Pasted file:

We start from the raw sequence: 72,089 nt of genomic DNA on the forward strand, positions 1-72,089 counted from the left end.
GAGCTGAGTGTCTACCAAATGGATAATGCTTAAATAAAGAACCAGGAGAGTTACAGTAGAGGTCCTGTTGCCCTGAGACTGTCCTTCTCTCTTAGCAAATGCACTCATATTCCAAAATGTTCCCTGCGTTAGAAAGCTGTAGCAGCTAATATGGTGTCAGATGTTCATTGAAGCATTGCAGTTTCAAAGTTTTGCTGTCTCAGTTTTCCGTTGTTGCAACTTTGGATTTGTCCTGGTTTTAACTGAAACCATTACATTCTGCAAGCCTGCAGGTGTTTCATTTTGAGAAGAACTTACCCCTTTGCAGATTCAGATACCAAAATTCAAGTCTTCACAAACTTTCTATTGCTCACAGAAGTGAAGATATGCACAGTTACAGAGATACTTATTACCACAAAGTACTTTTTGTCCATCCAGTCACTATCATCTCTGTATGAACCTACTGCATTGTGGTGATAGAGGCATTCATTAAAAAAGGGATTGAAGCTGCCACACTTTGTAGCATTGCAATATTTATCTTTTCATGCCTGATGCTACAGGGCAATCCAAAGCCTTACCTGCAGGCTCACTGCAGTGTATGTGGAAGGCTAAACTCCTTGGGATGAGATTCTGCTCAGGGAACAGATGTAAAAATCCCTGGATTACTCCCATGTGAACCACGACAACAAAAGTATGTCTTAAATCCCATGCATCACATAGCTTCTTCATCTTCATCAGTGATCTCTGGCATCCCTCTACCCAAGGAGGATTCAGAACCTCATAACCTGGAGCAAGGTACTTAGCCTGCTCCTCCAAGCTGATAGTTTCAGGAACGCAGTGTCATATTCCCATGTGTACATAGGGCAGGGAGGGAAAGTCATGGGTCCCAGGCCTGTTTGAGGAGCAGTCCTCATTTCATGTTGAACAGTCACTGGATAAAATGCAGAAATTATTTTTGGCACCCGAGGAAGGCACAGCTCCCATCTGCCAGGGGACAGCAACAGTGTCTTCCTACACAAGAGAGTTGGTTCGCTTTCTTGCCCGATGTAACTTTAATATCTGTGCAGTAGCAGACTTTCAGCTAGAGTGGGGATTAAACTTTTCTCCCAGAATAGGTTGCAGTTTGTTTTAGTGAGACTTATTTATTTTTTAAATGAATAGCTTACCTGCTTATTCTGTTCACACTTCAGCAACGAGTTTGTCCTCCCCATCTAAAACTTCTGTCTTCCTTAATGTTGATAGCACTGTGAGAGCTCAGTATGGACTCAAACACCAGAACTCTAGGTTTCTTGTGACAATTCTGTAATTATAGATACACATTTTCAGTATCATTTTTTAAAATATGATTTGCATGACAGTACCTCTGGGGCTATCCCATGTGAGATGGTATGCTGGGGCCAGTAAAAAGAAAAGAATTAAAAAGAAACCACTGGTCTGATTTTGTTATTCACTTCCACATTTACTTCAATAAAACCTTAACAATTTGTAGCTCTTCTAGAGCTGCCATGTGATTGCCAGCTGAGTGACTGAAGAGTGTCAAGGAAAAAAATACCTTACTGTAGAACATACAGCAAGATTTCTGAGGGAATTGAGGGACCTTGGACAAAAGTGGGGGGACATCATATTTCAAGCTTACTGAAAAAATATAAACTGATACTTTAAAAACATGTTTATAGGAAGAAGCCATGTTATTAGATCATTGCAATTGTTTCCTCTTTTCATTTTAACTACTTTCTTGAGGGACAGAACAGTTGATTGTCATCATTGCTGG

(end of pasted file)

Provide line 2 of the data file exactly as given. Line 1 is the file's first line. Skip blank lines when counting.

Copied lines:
GAGCTGAGTGTCTACCAAATGGATAATGCTTAAATAAAGAACCAGGAGAGTTACAGTAGAGGTCCTGTTGCCCTGAGACTGTCCTTCTCTCTTAGCAAATGCACTCATATTCCAAAATGTTCCCTGCGTTAGAAAGCTGTAGCAGCTAATATGGTGTCAGATGTTCATTGAAGCATTGCAGTTTCAAAGTTTTGCTGTCTCAGTTTTCCGTTGTTGCAACTTTGGATTTGTCCTGGTTTTAACTGAAACCATTACATTCTGCAAGCCTGCAGGTGTTTCATTTTGAGAAGAACTTACCCCTTTGCAGATTCAGATACCAAAATTCAAGTCTTCACAAACTTTCTATTGCTCACAGAAGTGAAGATATGCACAGTTACAGAGATACTTATTACCACAAAGTACTTTTTGTCCATCCAGTCACTATCATCTCTGTATGAACCTACTGCATTGTGGTGATAGAGGCATTCATTAAAAAAGGGATTGAAGCTGCCACACTTTGTAGCATTGCAATATTTATCTTTTCATGCCTGATGCTACAGGGCAATCCAAAGCCTTACCTGCAGGCTCACTGCAGTGTATGTGGAAGGCTAAACTCCTTGGGATGAGATTCTGCTCAGGGAACAGATGTAAAAATCCCTGGATTACTCCCATGTGAACCACGACAACAAAAGTATGTCTTAAATCCCATGCATCACATAGCTTCTTCATCTTCATCAGTGATCTCTGGCATCCCTCTACCCAAGGAGGATTCAGAACCTCATAACCTGGAGCAAGGTACTTAGCCTGCTCCTCCAAGCTGATAGTTTCAGGAACGCAGTGTCATATTCCCATGTGTACATAGGGCAGGGAGGGAAAGTCATGGGTCCCAGGCCTGTTTGAGGAGCAGTCCTCATTTCATGTTGAACAGTCACTGGATAAAATGCAGAAATTATTTTTGGCACCCGAGGAAGGCACAGCTCCCATCTGCCAGGGGACAGCAACAGTGTCTTCCTACACAAGAGAGTTGGTTCGCTTTCTTGCCCGATGTAACTTTAATATCTGTGCAGTAGCAGACTTTCAGCTAGAGTGGGGATTAAACTTTTCTCCCAGAATAGGTTGCAGTTTGTTTTAGTGAGACTTATTTATTTTTTAAATGAATAGCTTACCTGCTTATTCTGTTCACACTTCAGCAACGAGTTTGTCCTCCCCATCTAAAACTTCTGTCTTCCTTAATGTTGATAGCACTGTGAGAGCTCAGTATGGACTCAAACACCAGAACTCTAGGTTTCTTGTGACAATTCTGTAATTATAGATACACATTTTCAGTATCATTTTTTAAAATATGATTTGCATGACAGTACCTCTGGGGCTATCCCATGTGAGATGGTATGCTGGGGCCAGTAAAAAGAAAAGAATTAAAAAGAAACCACTGGTCTGATTTTGTTATTCACTTCCACATTTACTTCAATAAAACCTTAACAATTTGTAGCTCTTCTAGAGCTGCCATGTGATTGCCAGCTGAGTGACTGAAGAGTGTCAAGGAAAAAAATACCTTACTGTAGAACATACAGCAAGATTTCTGAGGGAATTGAGGGACCTTGGACAAAAGTGGGGGGACATCATATTTCAAGCTTACTGAAAAAATATAAACTGATACTTTAAAAACATGTTTATAGGAAGAAGCCATGTTATTAGATCATTGCAATTGTTTCCTCTTTTCATTTTAACTACTTTCTTGAGGGACAGAACAGTTGATTGTCATCATTGCTGG